Amid all the pomposity surrounding discussions of the credit crisis ("capitalism is over!", "hang anyone with a pinstriped suit!") it is easy to forget what truly triggered the malaise. Simply put: A tiny bunch of guys (some gals, too) inside a handful of financial institutions made hugely leveraged, often complex, massively sized bets on the health of the (mostly U.S.) subprime housing market. As the latter inevitably turned sour, those bets inevitably sank the punters, and as these behemoths floundered, so did the financial system and thus the economy at large.
It wasn't a failure of capitalism or a reminder that perhaps we had forgone socialism a tad too prematurely. The crisis does not symbolize how rotten our system was. Rather than pompously try to fix beyond recognition an arrangement that (overall) has served humanity quite well, why not focus on understanding what truly happened and on making sure that it can never happen again?
So the key question would be: What allowed those insanely reckless bets to take place? When going down the list of responsible parties it is impossible not to point an accusatory finger at theoretical finance. It wouldn't be unreasonable to conclude that without the preeminent presence in finance land of scions of the quantitative family, the crisis may not have happened at all.
The insatiable gorging by investment banks on subprime mortgages was inevitably facilitated by the mathematical concoctions that assigned AAA treatment to utter garbage and that sanctioned the wild speculation on impossibly toxic securities. And, mind you, the current meltdown is not the only case of theory-caused troubles. The October 1987 crash and the Long-Term Capital Management crisis of 1998, for instance, also trace their origins to the presence in the markets of irremediably malfunctioning mathematical models.
Why has the world been so receptive to the theoretical siren song? Why has the math continued to be employed even well after it has been exposed as flawed and dangerous? Among other things, because of the status quo prevalent inside business schools for the past 50 years.
Ever since the Ford and Carnegie foundations decided in 1959 that B-schools had to become less "vocational" and "institutionalist," and more "rigorous" and "scientific," those institutions have been ruled by the iron fist of analytical dogmatism. Proofs, equations, and mathematical symbols reign dictatorially supreme, having unmitigatingly steamrolled any other considerations (such as, sin of sins, softish descriptions of what management practitioners actually do out there). The only possible path to career advancement inside B-schools and toward the golden dream of hired-for-life tenure is through the production of abstruse, convoluted theories and methodologies.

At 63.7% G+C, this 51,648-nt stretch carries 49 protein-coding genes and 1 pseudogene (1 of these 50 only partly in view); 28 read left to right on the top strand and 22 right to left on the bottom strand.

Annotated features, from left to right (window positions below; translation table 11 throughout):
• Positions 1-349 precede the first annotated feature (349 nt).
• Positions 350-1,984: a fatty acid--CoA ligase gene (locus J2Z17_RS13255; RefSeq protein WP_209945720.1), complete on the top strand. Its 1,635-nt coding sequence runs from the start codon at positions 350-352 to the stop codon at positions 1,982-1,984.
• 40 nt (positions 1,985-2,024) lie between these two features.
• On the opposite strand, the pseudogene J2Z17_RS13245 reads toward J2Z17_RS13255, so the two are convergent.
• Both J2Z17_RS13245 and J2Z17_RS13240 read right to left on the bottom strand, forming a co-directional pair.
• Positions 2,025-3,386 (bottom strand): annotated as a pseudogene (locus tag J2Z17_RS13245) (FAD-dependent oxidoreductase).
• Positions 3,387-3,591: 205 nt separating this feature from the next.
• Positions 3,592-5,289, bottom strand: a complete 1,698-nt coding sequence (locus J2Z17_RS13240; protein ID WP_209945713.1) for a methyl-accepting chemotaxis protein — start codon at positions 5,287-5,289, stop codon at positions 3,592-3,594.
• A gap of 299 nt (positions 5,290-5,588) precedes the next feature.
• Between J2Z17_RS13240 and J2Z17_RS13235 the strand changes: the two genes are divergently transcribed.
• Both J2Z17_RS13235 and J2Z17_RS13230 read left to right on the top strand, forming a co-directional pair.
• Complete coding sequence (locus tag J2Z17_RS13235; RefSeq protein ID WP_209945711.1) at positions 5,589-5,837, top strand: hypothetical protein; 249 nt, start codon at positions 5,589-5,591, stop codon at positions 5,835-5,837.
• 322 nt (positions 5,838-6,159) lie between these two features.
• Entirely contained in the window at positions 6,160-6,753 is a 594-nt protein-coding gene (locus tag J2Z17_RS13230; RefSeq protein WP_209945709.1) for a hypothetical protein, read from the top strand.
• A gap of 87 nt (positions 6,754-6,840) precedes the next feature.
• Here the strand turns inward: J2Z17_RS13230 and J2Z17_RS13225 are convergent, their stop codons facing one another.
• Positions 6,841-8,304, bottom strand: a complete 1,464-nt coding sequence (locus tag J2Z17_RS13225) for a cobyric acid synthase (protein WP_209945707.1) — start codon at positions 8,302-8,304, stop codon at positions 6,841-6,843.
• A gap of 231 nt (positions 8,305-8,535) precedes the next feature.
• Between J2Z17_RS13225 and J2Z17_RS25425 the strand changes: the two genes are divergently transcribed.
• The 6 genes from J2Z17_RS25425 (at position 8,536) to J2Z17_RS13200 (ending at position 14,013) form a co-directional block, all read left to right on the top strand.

Harsh internal censorship guarantees that professors toe the official line and that the analytical tyranny is not disrupted. Dissenters are effortlessly tossed aside, mercilessly railroaded, ruthlessly expelled. The theoretical totalitarianism is of course particularly acute, Taliban-like in fact, in the case of financial economists, those individuals typically (and irredeemably) cursed with a terminal case of physics envy.
Why should we care if a bunch of cloistered business academics get their kicks out of producing incomprehensible quantitative diatribes? If someone wants to pay them (quite well) for that, what's it to us, frankly? Yet we should care, mightily. Bluntly stated, our well-being is at stake. For theories (of the financial kind, in particular) have the demonstrable power to cause turmoil in the real world, and the B-school establishment, by churning out, promoting, and legitimizing the use of theories, greatly contributes to the embedding of those potentially lethal analytical Trojan horses into our economies and markets.
B-Schools Must Reform
For better or worse, people tend to slavishly bow to the dictums emanating from the university campus ("if those Harvard professors say that's right, then it must surely be right, right?"). Too many outsiders (policymakers, bankers, investors, the media) have voluntarily shackled themselves to the equations-adorned, PhD-stamped official line. And that is why chaos-igniting, intrinsically flawed theoretical machines like Black-Scholes
and Value at Risk
are allowed to affect (quite negatively on many occasions) the lives of real people in the real world. If we care for our economic health, we should fight the theoretical invasion that has caused so much pain.
B-school deans and administrators should assist us in that battle. And not just because this would give them a chance to perform a welcomed public service—to act as statesmen of sorts, defending the social good. Egotistical self-preservation would be incentive enough. Analytical despotism has already served B-schools quite ill for the past few decades. Among other things, the theoretical reign of terror may have pushed away great potential teachers while attracting the wrong kind. But that's nothing compared to the negativeness that could ensue in coming years. Were B-schools, in the face of so much destruction, to continue to fanatically embrace theoretical dogmatism, their relevance (very existence?) may be threatened beyond repair.
Excruciating reform is excruciatingly needed. If inaction continues to be the chosen strategy, people (including students, donors, employers, and politicians) might begin to wonder what's the point of institutions that unrepentantly peddle poisonously broken dogmas, unmoved by the wreckage all around them. Better to act soon and free B-schools from the analytical straitjacket once and for all.